Having a Pet Can Help OA Sufferers in Many Ways
Most people with arthritis, including myself, have heard it all when it comes to potential modalities to help deal with the effects of their condition. These include various pain medications, meditation, exercise, support groups, distraction, herbal remedies, fad diets and even surgery. However, I bet you have never heard the most powerful remedy for arthritis sufferers: having a pet!
Having a pet as an OA remedy? I myself would be skeptical of the idea that a pet could help me cope with the effects of arthritis if my wife and I hadn’t adopted a cat a couple months back. I wasn’t convinced of this phenomenon when we got him on a whim from a local cat shelter.
I also wasn’t convinced of this possible phenomenon at all when I was cleaning his litter, refilling his food, and exterminating any possible fleas in our apartment. However, I have learned to appreciate the effects an affectionate and loyal pet can have on one’s temperament and my tolerance of chronic pain.
By no means is our furry friend a cure to all of life’s trials, he has definitely become a positive and loved member of our family.
How Can a Furry Friend Help?
So how exactly can pets help a person deal with arthritis? They help alleviate the negative feelings caused by chronic pain, provide unconditional support, and are a perpetual distraction from the condition.
As mentioned in one of my previous posts, chronic pain and the emotional burden created by chronic pain can mix into a nasty cycle. According to the National Institute of Mental Health, studies show that people with severe depression feel more intense pain.
Many studies are finding that erosive osteoarthritis symptoms such as inflammation may be a link between depression and other illnesses. The link between inflammation and depression may be due to higher than normal levels of inflammatory proteins, called cytokines, people with depression have in their body.
So how does this relate to pets?
Pets can help alleviate the extent and symptoms of depression or anxiety. According to studies, pets decrease feelings of depression, loneliness and isolation.
Another way pets help is by providing unconditional support on a daily basis. Chronic pain sufferers deal with negative thoughts and sensations throughout the day with constant reminders of what they are incapable of doing, but support can help them get through the constant obstacles.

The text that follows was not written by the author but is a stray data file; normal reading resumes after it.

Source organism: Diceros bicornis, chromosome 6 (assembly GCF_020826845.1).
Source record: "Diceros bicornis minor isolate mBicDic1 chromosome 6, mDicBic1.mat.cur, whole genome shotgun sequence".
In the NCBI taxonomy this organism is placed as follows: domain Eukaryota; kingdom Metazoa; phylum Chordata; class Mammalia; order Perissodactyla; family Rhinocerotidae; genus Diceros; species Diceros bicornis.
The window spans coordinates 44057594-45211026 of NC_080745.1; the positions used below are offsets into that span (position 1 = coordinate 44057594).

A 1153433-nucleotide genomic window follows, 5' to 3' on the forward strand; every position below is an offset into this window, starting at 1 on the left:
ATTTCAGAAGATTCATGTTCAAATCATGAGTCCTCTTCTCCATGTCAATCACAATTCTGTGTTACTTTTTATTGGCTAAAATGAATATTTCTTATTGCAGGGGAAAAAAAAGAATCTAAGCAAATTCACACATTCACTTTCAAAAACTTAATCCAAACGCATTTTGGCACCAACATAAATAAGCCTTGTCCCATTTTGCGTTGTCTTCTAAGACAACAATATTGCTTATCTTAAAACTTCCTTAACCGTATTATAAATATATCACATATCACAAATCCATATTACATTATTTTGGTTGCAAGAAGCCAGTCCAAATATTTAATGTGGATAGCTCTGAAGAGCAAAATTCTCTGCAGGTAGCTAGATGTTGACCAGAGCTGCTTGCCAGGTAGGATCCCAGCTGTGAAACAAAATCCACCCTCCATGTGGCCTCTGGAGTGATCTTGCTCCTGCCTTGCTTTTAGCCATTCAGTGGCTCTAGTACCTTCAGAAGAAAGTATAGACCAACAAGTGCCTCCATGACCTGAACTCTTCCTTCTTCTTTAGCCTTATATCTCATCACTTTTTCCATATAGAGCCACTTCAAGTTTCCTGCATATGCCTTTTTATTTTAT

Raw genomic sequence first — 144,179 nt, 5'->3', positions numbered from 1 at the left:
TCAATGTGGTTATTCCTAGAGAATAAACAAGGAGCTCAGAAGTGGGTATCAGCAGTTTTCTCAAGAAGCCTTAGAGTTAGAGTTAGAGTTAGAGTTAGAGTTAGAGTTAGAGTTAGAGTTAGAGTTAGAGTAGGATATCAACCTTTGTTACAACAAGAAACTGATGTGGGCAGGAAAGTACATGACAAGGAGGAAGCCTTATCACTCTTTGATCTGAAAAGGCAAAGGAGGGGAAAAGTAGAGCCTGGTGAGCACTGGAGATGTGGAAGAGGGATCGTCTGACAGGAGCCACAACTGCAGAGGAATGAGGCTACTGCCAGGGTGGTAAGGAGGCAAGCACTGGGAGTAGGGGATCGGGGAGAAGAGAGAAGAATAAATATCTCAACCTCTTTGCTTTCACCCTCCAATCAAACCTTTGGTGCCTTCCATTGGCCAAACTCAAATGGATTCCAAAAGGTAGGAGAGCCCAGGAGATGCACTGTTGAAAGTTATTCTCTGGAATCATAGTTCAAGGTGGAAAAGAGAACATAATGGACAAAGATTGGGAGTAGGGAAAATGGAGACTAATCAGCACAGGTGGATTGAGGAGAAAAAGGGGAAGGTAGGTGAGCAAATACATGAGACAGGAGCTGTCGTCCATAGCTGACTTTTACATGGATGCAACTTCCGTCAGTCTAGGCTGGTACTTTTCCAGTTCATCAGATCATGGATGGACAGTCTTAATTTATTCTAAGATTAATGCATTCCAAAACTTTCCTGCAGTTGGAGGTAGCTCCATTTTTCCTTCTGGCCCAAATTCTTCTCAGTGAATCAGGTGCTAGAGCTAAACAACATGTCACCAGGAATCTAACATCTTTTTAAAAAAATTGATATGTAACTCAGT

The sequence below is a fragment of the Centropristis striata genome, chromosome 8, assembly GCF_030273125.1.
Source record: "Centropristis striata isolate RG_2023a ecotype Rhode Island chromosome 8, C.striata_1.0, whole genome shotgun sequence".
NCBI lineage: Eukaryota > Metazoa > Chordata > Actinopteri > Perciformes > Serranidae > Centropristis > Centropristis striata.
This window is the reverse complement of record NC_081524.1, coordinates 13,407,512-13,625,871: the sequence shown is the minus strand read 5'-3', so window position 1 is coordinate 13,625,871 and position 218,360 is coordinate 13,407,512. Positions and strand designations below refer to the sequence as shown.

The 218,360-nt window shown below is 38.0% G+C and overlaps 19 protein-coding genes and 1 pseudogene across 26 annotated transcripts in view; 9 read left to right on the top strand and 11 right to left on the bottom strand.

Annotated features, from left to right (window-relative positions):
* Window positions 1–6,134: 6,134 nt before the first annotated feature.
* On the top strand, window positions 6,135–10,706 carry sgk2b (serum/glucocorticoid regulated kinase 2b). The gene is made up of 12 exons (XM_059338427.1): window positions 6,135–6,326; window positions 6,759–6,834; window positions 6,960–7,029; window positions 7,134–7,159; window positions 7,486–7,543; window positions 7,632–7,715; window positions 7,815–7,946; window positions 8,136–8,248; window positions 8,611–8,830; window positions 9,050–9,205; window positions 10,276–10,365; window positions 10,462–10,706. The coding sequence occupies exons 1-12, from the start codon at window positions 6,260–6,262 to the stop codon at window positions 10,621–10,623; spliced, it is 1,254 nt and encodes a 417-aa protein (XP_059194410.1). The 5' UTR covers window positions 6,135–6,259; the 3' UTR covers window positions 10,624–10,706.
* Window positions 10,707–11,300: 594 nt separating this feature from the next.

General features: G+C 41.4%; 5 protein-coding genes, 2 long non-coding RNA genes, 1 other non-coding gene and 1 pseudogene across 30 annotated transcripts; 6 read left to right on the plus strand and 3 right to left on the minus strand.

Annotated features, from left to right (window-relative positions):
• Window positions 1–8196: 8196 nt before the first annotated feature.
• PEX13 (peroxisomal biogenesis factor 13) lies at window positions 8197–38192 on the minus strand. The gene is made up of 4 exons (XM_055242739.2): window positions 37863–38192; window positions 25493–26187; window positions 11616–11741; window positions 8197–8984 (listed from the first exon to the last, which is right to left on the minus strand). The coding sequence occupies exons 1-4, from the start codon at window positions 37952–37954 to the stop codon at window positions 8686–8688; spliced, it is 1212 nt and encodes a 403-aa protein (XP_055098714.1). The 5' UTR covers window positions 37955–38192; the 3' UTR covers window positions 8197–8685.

Support can come in a variety of forms; it could be someone who helps with tasks you are physically unable to do, someone you talk to about your struggles, or in this case, a pet that is willing to cozy up to you and listen to your problems.
Having a Pet Provides Support and Distraction
In this day and age the people we often count on the most for support are often too busy to give us helping hand. Fortunately your pet is always there to hear your frustrations or show you love even when you’re feeling worthless.
Although I’d like to think I am winning the battle between arthritis of my spine and myself, I still have my bad days and it affects my psyche. But coming home to love and support of both my wife and cat helps me on the tougher days.
Lastly, pets are one of the best distractions a person can have from their chronic pain. Although the sensation of chronic pain is not productive to the needs of our body, it does a very effective job of preventing the pain sufferer from being able to focus on anything else and accomplishing normal daily activities.
It is simply difficult to concentrate on the external environment when a person’s internal sensations are screaming at them constantly.
Socializing can be one of the most difficult activities to engage in when suffering from the chronic pain caused by arthritis. Coincidentally, it could be one of the most beneficial activities a person with chronic pain could partake in.
The benefits of socialization have been well documented; people who socialize experience lower stress, cope with adverse events better, and are generally healthier. On the other hand, a lack of socialization can lead to depression, anxiety and low self-esteem.
Socializing can also help a person in pain take their mind off the negative feelings, distract themselves in a productive manner, and force themselves to escape the negative emotions associated with chronic pain. Even though I wrote about these positive effects of human socialization in a previous article, the same idea applies to your pets!
I don’t have a complex scientific explanation explaining how pets are powerful pain-relievers, nor do I ever foresee healthcare companies advertising cats and dogs as the remedy for osteoarthritis. On top of that, an animal in one’s life will never dull the uncomfortable sensations one experiences due to arthritis.
However, what they can do is to alleviate the burden and negative feelings associated with the condition. They accomplish this by alleviating the negative feelings caused by chronic pain, providing unconditional support, and by being an exceptional distraction. It may seem hard to believe, but I am a witness to these effects a pet can over one’s psyche and ability to cope with arthritis.